0 votes Thank Flag Link Sat May 1, 2010
Thanks for your response.

I am actually already being represented but seeking further resources on these forums.

My follow up question is then, do the buyers ever have an opportunity to refer to the offering plan (is this the term for coops as well?)

What are the bylaws referred to with regards to coops and condos? Is it separate language? Are they both super long?
0 votes Thank Flag Link Sat May 1, 2010
Hi there.....Coops are shares in a corporation as opposed to Condos which is real estate....like buying a house. With coops, you find sponser sales (the builiding owner) or private sales (the resident of the co-op). Either way, your best bet is to have an attorney represent you who is familiar with these offering plans, etc. The attorney would review this document and the financials of the building to determine whether it is a good investment for you. Co-ops vary from building to building so it is important to find out all fees associated with the property.....flip tax, transfer tax, utilities included?, house rules, pets, carpeted floors, etc.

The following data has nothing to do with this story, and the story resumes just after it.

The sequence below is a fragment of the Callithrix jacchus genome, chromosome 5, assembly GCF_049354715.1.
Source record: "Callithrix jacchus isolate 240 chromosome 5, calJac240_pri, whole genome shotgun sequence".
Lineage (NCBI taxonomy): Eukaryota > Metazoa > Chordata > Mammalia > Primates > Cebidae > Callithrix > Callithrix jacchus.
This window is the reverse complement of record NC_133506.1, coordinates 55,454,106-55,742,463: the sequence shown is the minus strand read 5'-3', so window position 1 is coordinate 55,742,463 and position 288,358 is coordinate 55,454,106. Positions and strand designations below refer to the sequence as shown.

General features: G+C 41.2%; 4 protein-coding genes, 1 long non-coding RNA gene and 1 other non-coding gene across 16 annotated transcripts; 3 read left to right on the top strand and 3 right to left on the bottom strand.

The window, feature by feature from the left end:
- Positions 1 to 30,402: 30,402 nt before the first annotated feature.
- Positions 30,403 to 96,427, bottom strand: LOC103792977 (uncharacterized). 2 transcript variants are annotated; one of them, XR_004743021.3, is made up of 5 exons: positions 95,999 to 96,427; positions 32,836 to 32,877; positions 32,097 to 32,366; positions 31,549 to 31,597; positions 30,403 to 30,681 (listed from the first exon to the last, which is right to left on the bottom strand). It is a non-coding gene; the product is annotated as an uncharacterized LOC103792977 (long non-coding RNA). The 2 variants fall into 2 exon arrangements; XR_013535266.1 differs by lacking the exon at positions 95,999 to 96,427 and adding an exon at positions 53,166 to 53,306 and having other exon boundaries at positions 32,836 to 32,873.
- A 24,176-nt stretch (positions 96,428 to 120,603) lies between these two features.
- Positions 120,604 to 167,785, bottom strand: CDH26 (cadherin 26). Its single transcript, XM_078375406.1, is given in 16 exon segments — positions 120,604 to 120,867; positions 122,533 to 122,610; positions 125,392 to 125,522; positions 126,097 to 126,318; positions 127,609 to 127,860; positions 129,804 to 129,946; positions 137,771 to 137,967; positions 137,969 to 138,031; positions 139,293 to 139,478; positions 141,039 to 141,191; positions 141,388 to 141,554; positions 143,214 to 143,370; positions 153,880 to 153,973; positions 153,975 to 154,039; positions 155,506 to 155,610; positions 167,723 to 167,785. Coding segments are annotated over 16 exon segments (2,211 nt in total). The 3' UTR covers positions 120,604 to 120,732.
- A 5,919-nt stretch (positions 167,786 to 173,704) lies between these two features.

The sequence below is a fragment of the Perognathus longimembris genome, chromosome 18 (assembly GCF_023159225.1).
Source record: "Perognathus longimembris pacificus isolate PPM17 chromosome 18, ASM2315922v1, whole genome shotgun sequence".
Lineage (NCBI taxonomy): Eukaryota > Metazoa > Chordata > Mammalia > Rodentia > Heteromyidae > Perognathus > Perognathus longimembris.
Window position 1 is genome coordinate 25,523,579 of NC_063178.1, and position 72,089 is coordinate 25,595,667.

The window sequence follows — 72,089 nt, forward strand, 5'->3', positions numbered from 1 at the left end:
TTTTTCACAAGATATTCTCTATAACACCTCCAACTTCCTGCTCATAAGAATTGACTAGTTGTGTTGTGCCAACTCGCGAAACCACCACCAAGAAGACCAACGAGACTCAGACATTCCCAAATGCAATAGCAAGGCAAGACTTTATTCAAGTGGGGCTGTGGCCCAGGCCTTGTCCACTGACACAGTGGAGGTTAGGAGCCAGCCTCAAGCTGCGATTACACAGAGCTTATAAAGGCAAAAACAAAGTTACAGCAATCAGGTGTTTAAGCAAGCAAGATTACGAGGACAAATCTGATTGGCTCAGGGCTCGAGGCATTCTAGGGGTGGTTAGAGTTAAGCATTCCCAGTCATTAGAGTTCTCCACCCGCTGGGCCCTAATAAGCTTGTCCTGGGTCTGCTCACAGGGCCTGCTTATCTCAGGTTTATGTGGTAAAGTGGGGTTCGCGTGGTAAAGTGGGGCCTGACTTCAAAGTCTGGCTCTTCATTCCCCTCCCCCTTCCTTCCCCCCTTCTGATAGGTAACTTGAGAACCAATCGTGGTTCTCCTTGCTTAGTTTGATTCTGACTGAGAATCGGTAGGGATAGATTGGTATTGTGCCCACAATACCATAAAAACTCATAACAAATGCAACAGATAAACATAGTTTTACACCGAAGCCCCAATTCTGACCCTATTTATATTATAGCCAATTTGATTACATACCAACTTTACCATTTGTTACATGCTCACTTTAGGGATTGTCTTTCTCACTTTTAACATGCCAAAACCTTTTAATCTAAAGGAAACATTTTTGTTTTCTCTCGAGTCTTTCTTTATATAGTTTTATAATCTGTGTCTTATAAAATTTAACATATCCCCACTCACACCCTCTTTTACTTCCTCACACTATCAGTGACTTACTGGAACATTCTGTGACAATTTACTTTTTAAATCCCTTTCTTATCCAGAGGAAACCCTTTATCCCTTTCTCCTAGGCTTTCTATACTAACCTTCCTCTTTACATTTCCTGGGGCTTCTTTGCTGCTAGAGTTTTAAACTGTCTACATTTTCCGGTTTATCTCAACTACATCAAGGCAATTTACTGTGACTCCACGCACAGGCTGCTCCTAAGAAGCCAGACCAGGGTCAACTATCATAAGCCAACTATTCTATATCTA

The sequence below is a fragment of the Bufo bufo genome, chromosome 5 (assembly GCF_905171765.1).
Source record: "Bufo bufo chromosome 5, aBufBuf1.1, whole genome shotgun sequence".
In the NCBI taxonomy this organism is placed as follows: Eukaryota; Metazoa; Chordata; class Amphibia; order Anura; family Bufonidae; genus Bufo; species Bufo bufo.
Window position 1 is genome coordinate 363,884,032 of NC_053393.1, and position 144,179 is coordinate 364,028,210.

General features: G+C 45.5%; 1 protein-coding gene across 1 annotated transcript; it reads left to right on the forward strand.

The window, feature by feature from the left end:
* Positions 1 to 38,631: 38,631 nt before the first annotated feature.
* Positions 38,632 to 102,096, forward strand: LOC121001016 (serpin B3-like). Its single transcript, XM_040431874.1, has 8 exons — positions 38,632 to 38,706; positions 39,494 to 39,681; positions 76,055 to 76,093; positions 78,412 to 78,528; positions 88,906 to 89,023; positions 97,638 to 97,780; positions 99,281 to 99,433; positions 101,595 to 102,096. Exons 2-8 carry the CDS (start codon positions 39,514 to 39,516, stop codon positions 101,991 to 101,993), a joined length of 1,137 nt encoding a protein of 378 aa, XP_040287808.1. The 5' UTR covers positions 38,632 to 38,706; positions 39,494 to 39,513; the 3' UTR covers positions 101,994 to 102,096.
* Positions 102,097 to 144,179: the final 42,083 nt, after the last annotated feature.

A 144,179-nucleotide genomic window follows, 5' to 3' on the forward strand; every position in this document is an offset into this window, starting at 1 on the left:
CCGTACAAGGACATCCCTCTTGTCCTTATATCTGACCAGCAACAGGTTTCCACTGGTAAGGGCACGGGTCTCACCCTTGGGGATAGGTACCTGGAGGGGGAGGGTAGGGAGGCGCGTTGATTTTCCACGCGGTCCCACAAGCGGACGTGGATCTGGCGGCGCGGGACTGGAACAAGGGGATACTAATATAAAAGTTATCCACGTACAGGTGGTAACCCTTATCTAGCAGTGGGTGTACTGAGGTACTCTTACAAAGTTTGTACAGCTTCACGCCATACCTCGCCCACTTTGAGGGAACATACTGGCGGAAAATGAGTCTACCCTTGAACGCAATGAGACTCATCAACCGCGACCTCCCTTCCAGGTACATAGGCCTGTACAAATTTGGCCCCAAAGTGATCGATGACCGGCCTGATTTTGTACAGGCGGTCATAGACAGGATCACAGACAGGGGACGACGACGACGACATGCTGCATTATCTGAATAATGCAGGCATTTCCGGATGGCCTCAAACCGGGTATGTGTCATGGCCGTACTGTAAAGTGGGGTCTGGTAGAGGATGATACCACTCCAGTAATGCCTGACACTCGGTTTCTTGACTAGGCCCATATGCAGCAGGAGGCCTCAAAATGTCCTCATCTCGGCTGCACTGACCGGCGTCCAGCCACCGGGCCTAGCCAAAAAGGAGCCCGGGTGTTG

If I can be of further assistance, please do not hesitate to contact me at Madison Estates...718-645-1665 or 917-796-5891
0 votes Thank Flag Link Sat May 1, 2010